War of the Rebellion: Serial 062 Page 0501 Chapter XLVI. CORRESPONDENCE, ETC. - UNION.

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infamous folly of a disloyal, wild, and wicked population that harbored and helped bushwhackers in the broken, tangled woodlands south of your important position.

They were the worst foes to you and to Missouri, as they are a disgrace to the world, and your lines of commerce through my department and your happiness and prosperity at home must hereafter, as before, depend much on the efforts of yourselves and your loyal neighbors in aiding the troops on both sides of department lines in giving timely notice and material aid when even a sign of such foes shall appear in any portion of our common country. Knowing your loyal devotion to our cause, and confiding in your generous sympathy toward the loyal people of this department, I confidently assure you of a cordial co-operation by the troops and people of my command to secure to you and to ourselves all possible security, and finally to suppress the ravages of this ungodly rebellion, and restore peace, prosperity, and happiness to our whole country.

Assuring you personally of my anxious and devoted efforts to protect your commercial interests in and out of my command, I remain, gentleman, your very obedient and humble servant,

S. R. CURTIS,

Major-General.

GENERAL ORDERS,

HDQRS. DEPT. ON THE NORTHWEST, No. 8. Milwaukee, Wis., March 4, 1864.

The Military District of Minnesota is hereby extended to include all the territory east of a line drawn from the head of Pembina River to the western extremity of Devil's Lake; thence to the head of James River; thence following the course of James River southerly to the forty-fourth parallel of latitude; these east along that parallel to the Big Sioux River; thence along the line of that river to the northern boundary of the State of Iowa.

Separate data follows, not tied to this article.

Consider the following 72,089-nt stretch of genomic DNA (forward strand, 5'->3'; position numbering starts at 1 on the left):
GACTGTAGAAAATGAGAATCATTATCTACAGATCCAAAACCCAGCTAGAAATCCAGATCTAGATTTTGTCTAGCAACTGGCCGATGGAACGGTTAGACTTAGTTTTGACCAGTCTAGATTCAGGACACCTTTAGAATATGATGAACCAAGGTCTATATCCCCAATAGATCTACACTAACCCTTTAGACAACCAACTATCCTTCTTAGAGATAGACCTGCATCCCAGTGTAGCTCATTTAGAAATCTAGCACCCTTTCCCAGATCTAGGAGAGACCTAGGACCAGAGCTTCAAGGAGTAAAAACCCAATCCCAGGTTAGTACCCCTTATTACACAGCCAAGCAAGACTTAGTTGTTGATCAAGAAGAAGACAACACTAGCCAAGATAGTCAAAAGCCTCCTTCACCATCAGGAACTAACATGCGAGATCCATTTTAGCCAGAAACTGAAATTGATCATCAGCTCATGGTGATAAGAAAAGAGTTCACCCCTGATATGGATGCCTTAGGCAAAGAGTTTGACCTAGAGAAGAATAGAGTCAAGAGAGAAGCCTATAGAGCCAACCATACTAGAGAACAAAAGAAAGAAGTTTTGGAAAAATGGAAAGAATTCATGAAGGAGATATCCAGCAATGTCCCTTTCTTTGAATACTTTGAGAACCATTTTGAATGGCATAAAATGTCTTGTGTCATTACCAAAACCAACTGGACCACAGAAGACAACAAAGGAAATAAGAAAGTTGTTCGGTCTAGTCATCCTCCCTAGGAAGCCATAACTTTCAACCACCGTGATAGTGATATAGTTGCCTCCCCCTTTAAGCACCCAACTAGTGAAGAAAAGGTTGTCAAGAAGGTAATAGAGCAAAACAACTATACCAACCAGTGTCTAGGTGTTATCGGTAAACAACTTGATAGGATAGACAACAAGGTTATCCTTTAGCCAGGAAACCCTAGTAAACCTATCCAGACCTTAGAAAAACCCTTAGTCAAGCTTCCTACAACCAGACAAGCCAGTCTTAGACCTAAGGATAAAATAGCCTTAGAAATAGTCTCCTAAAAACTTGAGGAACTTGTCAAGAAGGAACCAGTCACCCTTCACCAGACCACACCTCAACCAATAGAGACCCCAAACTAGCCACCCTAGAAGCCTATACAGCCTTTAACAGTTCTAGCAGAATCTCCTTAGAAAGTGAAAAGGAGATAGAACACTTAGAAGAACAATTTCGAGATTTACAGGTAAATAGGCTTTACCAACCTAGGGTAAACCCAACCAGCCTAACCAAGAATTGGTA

By command of Major-General Pope:

J. F. MELINE,

Acting Assistant Adjutant-General.

HEADQUARTERS OF THE ARMY,

Washington, March 5, 1864.

Major General N. P. BANKS,

New Orleans:

GENERAL: Your dispatch of February 25 is just received. I have no official information of the plans or movements of Generals Sherman and Steele later than that received through you. Some newspaper accounts state that General Sherman had penetrated to Selma, and others that he was moving on Mobile. But neither of these statements seem reliable. As I understood General Sherman's plan, after reaching Meridian, he was either to return to Vicksburg or to act further against the enemy, as the circumstances of the case might seem to justify. A movement on Mobile was a possible contingency, but no part of any definite plan. It was further understood that Admiral Farragut's movement on Mobile, like that of General Thomas on Dalton, was simply a demonstration to draw a portion of the enemy from Sherman's front. No detachment of